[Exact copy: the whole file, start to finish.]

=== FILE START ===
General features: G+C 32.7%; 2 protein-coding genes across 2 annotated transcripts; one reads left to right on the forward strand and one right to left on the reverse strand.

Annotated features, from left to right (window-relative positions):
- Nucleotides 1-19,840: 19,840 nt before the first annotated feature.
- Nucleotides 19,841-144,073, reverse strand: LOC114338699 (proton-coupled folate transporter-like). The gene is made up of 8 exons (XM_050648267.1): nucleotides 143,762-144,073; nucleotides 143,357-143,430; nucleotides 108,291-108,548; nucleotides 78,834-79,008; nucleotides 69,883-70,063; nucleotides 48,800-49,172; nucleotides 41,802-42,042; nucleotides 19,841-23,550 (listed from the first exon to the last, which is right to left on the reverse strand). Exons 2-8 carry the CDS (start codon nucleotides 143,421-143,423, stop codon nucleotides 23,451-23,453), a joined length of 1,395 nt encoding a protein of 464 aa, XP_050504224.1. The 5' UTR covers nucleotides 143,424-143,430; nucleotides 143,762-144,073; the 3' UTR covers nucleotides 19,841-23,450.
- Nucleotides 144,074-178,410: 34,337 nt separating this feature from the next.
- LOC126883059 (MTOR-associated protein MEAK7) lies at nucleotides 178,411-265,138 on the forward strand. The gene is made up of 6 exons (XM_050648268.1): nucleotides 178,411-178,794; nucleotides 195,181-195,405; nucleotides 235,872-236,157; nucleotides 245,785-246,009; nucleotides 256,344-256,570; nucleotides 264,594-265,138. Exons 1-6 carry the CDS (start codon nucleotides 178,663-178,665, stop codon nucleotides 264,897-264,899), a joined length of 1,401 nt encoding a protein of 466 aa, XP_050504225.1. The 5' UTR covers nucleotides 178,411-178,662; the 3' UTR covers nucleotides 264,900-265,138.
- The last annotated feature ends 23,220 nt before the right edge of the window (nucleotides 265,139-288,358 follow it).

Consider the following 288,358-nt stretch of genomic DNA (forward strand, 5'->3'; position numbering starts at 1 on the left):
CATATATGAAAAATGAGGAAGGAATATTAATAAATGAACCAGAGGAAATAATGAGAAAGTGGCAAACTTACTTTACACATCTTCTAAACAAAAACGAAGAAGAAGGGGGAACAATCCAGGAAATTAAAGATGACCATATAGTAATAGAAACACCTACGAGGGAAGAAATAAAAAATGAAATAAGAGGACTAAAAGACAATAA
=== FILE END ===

General features: G+C 32.7%; 2 protein-coding genes across 2 annotated transcripts; one reads left to right on the forward strand and one right to left on the reverse strand.

Annotated features, from left to right (window-relative positions):
- Nucleotides 1-19,840: 19,840 nt before the first annotated feature.
- Nucleotides 19,841-144,073, reverse strand: LOC114338699 (proton-coupled folate transporter-like). The gene is made up of 8 exons (XM_050648267.1): nucleotides 143,762-144,073; nucleotides 143,357-143,430; nucleotides 108,291-108,548; nucleotides 78,834-79,008; nucleotides 69,883-70,063; nucleotides 48,800-49,172; nucleotides 41,802-42,042; nucleotides 19,841-23,550 (listed from the first exon to the last, which is right to left on the reverse strand). Exons 2-8 carry the CDS (start codon nucleotides 143,421-143,423, stop codon nucleotides 23,451-23,453), a joined length of 1,395 nt encoding a protein of 464 aa, XP_050504224.1. The 5' UTR covers nucleotides 143,424-143,430; nucleotides 143,762-144,073; the 3' UTR covers nucleotides 19,841-23,450.
- Nucleotides 144,074-178,410: 34,337 nt separating this feature from the next.
- LOC126883059 (MTOR-associated protein MEAK7) lies at nucleotides 178,411-265,138 on the forward strand. The gene is made up of 6 exons (XM_050648268.1): nucleotides 178,411-178,794; nucleotides 195,181-195,405; nucleotides 235,872-236,157; nucleotides 245,785-246,009; nucleotides 256,344-256,570; nucleotides 264,594-265,138. Exons 1-6 carry the CDS (start codon nucleotides 178,663-178,665, stop codon nucleotides 264,897-264,899), a joined length of 1,401 nt encoding a protein of 466 aa, XP_050504225.1. The 5' UTR covers nucleotides 178,411-178,662; the 3' UTR covers nucleotides 264,900-265,138.
- The last annotated feature ends 23,220 nt before the right edge of the window (nucleotides 265,139-288,358 follow it).

Consider the following 288,358-nt stretch of genomic DNA (forward strand, 5'->3'; position numbering starts at 1 on the left):
CATATATGAAAAATGAGGAAGGAATATTAATAAATGAACCAGAGGAAATAATGAGAAAGTGGCAAACTTACTTTACACATCTTCTAAACAAAAACGAAGAAGAAGGGGGAACAATCCAGGAAATTAAAGATGACCATATAGTAATAGAAACACCTACGAGGGAAGAAATAAAAAATGAAATAAGAGGACTAAAAGACAATAA